The Times followed with another editorial on the morning of the vote, saying, "Regardless of how the County Commission votes today on some catch-up funding for the county school system to restore past cuts in teaching positions, curriculum and facilities, extensive damage to public schools already has been done."
A five-column headline, "Property Tax OK'd by Commission," confirmed Henry voted yes as the swing vote on Aug. 22. A breakout box with the lead story said the new money would fund $3 million in school maintenance, which then Superintendent Jesse Register used to create a designated fund. It also included $456,000 for school coaching supplements, which addressed the middle school sports issue. The box said $2.2 million would be used for county general government pay raises; $3.3 million for teacher pay raises.
The 3 cents dedicated to capital funded East Hamilton Middle/High School, Signal Mountain High School, Hixson Middle School, Soddy Elementary and Orchard Knob Elementary.
Two quotes in the report summed up both sides of the debate.
Skillern said, "My goal as a commissioner is to manage money so well that if I say we need a tax increase, that even the most opposed people will say, 'At least he is right, because he has been a good steward of the public's money.'"
East Ridge resident Joe Harmon, in attendance at a packed courthouse depicted in a photograph inside the newspaper, said, " think it's great that we are making monetary decisions that support education. All education is the pathway to a healthy and successful life."
The Times' third editorial in three days said, "The hope in Monday's vote lies not in the half-step forward, but in the promise that a new majority can be more bold in moving the county forward."
The ideologically conservative Free Press, which had not written an editorial in the runup to the vote, offered a rare endorsement of the tax increase. It said, "Of course, no one really wanted a Hamilton County property tax increase. But neither do we want the opportunities and achievements of our school children to be blighted, nor other functions of the county government to wither on the vine.
"So, five members of the Hamilton County Commission have done the right thing: They have bitten the bullet, chosen the lesser of evils, and have voted a property tax increase of 26 cents per $100 of assessed valuation. This is by no means an unreasonable amount."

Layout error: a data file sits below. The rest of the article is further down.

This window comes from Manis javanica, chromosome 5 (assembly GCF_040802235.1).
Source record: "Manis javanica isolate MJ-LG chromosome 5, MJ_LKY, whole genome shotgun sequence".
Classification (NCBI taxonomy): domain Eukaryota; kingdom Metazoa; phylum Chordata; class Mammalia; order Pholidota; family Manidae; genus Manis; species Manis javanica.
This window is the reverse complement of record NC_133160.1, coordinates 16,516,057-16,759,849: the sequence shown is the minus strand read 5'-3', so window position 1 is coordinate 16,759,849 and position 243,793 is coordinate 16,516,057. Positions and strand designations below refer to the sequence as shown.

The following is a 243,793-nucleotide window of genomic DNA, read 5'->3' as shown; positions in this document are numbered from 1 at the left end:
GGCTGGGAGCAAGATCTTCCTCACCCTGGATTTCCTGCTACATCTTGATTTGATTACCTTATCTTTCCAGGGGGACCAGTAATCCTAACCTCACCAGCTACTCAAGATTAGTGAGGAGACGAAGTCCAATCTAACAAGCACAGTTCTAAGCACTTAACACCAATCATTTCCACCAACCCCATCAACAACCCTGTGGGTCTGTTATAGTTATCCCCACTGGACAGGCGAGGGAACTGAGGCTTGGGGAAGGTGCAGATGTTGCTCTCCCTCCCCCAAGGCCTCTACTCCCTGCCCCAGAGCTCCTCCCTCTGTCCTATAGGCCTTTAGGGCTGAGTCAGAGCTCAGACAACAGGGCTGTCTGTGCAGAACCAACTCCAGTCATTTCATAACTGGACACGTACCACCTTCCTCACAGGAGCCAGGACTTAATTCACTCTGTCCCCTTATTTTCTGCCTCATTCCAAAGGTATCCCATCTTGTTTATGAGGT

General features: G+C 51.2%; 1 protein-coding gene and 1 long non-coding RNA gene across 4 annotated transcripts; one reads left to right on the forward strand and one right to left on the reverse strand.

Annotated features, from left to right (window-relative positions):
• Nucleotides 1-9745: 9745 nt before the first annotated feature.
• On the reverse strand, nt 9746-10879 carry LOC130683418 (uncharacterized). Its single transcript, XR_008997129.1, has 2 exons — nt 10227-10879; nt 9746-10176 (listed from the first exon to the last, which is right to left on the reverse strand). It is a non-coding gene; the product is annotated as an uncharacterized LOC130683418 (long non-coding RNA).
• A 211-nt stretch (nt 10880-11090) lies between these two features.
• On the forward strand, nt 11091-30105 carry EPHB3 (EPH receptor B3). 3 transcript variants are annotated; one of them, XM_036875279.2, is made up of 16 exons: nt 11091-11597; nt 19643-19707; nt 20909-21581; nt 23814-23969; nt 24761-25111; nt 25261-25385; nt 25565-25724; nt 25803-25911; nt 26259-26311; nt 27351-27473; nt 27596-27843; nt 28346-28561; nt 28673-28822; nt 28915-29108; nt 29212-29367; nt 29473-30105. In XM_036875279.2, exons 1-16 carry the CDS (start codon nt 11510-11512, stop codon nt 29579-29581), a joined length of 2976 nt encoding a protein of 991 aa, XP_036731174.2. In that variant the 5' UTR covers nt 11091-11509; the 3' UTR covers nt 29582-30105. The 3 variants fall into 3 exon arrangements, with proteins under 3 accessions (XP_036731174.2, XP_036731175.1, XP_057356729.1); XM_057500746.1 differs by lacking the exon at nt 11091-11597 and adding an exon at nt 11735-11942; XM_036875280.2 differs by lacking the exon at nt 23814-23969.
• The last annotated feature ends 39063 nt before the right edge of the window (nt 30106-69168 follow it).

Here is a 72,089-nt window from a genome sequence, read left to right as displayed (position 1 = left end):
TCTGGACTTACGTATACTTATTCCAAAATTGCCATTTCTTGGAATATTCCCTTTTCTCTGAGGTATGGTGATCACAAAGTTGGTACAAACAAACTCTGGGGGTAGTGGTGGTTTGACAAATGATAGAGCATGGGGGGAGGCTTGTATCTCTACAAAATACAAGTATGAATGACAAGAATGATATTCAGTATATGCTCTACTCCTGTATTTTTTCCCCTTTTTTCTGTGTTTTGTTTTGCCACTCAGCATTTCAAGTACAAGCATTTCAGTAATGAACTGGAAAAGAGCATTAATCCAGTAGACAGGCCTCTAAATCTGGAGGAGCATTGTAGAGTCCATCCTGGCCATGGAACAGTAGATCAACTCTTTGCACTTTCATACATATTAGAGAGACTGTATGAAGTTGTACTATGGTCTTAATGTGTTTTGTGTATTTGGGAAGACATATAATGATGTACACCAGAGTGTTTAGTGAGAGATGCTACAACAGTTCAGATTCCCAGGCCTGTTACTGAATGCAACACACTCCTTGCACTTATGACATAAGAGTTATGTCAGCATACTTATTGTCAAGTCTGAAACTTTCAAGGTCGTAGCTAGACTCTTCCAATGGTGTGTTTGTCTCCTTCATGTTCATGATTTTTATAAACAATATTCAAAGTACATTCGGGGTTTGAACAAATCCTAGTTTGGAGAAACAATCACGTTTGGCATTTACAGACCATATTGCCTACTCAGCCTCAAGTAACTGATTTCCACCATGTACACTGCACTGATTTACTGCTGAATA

Curtis Adams winks and says, "tell everyone I'm 81" as he sits comfortably in an assisted living center in East Ridge. Adams, now 86, served on the County Commission from 1988 to 2010. He went on the commission as a Democrat and flipped to the Republican party in February before the 2005 vote.
He smiles and said, "I'm not sure what I am today."
Adams voted yes on the 1999 property tax increase, no on both votes in 2005 and then yes for a 2007 property tax increase designated only for capital expenditures.
"That's Curtis," said Henry. "He was a colorful character, one of many before and after I went on the commission. With people like him, Skillern, (Harold) Coker and Love, being a commissioner was never boring."
Adams spent 41 years working for Roy McDonald, the founder the News-Free Press. He calls those years "the best of my life," and he says his approach to a tax increase was to study it, make up his mind and then endure the good and bad of what the citizens had to say.
"I spent time in my schools and loved those people," Adams said in a low voice. "It was hard if you were against a tax increase because they would be the ones you'd hear from over and over. The people in my district were against the tax increase, but the schools always turned the teachers you get along with against you.
"It was bad in 2005, but not any worse than any other year. Probably no different this year, because either the taxpayers or the educators are going to be mad."
Contact Davis Lundy at email@example.com.